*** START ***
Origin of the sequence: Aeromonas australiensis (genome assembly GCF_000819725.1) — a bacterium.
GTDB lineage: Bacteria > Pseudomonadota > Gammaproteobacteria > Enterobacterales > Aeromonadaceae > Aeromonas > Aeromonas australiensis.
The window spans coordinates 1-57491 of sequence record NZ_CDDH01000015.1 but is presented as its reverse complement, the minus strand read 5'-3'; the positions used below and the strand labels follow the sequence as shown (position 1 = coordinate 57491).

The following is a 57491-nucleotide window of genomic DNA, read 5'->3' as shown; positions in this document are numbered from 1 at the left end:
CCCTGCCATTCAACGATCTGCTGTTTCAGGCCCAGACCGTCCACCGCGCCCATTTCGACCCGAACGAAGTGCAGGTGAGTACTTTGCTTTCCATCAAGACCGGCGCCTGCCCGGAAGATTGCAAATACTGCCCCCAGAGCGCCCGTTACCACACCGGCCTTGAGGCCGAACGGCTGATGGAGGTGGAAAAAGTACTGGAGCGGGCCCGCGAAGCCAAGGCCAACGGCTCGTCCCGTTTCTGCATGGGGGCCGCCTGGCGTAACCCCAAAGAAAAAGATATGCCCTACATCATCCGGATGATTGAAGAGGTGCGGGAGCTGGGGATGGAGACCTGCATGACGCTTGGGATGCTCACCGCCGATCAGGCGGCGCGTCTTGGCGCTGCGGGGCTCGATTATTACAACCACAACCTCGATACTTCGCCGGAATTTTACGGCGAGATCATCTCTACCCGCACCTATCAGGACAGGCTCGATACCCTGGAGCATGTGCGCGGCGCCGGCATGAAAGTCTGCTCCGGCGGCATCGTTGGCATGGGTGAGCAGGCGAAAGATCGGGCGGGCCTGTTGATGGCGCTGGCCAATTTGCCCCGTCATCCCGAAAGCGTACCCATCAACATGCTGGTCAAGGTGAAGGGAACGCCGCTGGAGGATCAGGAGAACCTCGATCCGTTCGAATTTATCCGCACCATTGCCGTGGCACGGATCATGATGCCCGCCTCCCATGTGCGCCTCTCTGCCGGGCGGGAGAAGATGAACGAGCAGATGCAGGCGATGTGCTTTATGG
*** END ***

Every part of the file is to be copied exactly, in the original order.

Origin of the sequence: Aeromonas australiensis (genome assembly GCF_000819725.1) — a bacterium.
GTDB lineage: Bacteria > Pseudomonadota > Gammaproteobacteria > Enterobacterales > Aeromonadaceae > Aeromonas > Aeromonas australiensis.
The window spans coordinates 1-57491 of sequence record NZ_CDDH01000015.1 but is presented as its reverse complement, the minus strand read 5'-3'; the positions used below and the strand labels follow the sequence as shown (position 1 = coordinate 57491).

The following is a 57491-nucleotide window of genomic DNA, read 5'->3' as shown; positions in this document are numbered from 1 at the left end:
CCCTGCCATTCAACGATCTGCTGTTTCAGGCCCAGACCGTCCACCGCGCCCATTTCGACCCGAACGAAGTGCAGGTGAGTACTTTGCTTTCCATCAAGACCGGCGCCTGCCCGGAAGATTGCAAATACTGCCCCCAGAGCGCCCGTTACCACACCGGCCTTGAGGCCGAACGGCTGATGGAGGTGGAAAAAGTACTGGAGCGGGCCCGCGAAGCCAAGGCCAACGGCTCGTCCCGTTTCTGCATGGGGGCCGCCTGGCGTAACCCCAAAGAAAAAGATATGCCCTACATCATCCGGATGATTGAAGAGGTGCGGGAGCTGGGGATGGAGACCTGCATGACGCTTGGGATGCTCACCGCCGATCAGGCGGCGCGTCTTGGCGCTGCGGGGCTCGATTATTACAACCACAACCTCGATACTTCGCCGGAATTTTACGGCGAGATCATCTCTACCCGCACCTATCAGGACAGGCTCGATACCCTGGAGCATGTGCGCGGCGCCGGCATGAAAGTCTGCTCCGGCGGCATCGTTGGCATGGGTGAGCAGGCGAAAGATCGGGCGGGCCTGTTGATGGCGCTGGCCAATTTGCCCCGTCATCCCGAAAGCGTACCCATCAACATGCTGGTCAAGGTGAAGGGAACGCCGCTGGAGGATCAGGAGAACCTCGATCCGTTCGAATTTATCCGCACCATTGCCGTGGCACGGATCATGATGCCCGCCTCCCATGTGCGCCTCTCTGCCGGGCGGGAGAAGATGAACGAGCAGATGCAGGCGATGTGCTTTATGG